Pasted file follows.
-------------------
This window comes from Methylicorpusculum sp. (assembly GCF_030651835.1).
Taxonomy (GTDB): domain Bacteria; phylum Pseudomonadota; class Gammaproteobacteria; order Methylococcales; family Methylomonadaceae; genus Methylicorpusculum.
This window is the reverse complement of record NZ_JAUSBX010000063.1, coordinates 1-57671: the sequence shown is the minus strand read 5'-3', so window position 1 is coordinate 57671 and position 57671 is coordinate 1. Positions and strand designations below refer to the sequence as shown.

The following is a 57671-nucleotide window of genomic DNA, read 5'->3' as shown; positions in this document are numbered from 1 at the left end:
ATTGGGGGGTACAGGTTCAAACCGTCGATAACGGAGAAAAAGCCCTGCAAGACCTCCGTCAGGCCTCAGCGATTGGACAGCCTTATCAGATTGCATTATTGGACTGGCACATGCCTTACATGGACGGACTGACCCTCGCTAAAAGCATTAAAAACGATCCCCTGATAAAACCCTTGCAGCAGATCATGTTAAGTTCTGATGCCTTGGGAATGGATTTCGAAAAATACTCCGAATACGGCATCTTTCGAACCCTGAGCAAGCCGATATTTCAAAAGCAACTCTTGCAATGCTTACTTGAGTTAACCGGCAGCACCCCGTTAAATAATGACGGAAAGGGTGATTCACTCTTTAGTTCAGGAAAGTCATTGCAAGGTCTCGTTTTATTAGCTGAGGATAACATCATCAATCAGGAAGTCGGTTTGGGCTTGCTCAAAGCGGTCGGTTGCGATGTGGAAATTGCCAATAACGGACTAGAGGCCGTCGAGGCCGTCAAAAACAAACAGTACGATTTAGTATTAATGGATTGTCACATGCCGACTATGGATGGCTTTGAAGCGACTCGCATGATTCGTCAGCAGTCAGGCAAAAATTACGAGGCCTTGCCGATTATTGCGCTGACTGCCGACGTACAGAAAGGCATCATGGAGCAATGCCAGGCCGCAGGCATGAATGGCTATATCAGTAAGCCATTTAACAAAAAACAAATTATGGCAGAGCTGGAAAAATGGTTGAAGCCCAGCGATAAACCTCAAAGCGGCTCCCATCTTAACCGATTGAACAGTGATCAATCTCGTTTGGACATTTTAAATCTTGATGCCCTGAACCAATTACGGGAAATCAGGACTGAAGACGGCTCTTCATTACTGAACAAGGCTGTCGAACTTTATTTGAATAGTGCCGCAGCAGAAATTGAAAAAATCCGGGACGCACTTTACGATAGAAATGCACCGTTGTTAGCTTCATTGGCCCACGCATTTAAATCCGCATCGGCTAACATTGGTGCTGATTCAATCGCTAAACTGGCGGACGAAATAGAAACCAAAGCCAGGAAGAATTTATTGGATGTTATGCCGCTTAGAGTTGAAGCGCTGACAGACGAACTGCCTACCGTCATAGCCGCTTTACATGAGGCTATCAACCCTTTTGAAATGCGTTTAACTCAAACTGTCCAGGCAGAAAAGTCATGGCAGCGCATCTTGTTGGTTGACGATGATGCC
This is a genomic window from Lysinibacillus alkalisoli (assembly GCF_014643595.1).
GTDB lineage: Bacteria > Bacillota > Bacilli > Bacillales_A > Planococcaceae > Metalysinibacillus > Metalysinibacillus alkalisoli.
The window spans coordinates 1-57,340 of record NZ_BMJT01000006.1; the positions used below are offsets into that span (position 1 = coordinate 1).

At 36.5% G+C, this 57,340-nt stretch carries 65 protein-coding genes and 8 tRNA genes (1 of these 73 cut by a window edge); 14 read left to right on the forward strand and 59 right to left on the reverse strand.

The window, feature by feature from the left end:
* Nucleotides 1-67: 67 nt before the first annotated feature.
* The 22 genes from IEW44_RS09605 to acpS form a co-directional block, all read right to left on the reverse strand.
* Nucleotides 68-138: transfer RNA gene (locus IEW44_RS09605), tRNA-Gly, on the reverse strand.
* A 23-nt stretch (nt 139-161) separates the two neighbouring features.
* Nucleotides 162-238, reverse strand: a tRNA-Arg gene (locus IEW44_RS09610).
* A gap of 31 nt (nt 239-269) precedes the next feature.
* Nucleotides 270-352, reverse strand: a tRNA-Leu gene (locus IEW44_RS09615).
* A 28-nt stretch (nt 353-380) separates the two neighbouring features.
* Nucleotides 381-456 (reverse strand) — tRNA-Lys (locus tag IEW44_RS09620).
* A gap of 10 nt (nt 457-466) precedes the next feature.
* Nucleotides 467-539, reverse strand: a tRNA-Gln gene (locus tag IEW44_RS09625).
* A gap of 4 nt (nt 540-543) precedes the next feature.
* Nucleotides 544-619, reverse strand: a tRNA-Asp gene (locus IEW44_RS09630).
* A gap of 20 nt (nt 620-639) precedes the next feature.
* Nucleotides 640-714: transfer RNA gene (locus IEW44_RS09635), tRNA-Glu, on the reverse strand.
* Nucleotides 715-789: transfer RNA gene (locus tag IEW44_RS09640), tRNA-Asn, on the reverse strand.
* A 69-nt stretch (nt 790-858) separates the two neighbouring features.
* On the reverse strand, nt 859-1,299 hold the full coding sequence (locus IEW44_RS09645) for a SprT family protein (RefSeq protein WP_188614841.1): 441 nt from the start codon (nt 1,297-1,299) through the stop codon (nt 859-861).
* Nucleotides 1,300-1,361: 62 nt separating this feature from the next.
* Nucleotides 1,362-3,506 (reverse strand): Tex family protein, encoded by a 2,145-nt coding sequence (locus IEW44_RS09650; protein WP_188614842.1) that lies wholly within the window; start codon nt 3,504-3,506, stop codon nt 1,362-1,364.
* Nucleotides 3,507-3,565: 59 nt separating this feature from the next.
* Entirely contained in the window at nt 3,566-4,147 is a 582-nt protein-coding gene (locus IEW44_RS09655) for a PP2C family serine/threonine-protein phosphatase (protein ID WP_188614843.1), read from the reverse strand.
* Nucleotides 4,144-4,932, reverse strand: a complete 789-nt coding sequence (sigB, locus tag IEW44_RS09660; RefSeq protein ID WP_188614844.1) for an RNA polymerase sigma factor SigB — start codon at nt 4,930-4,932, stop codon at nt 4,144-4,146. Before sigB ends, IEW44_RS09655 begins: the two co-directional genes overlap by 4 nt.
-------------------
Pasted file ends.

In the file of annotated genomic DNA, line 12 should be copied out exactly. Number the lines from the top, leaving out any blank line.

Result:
* The 22 genes from IEW44_RS09605 to acpS form a co-directional block, all read right to left on the reverse strand.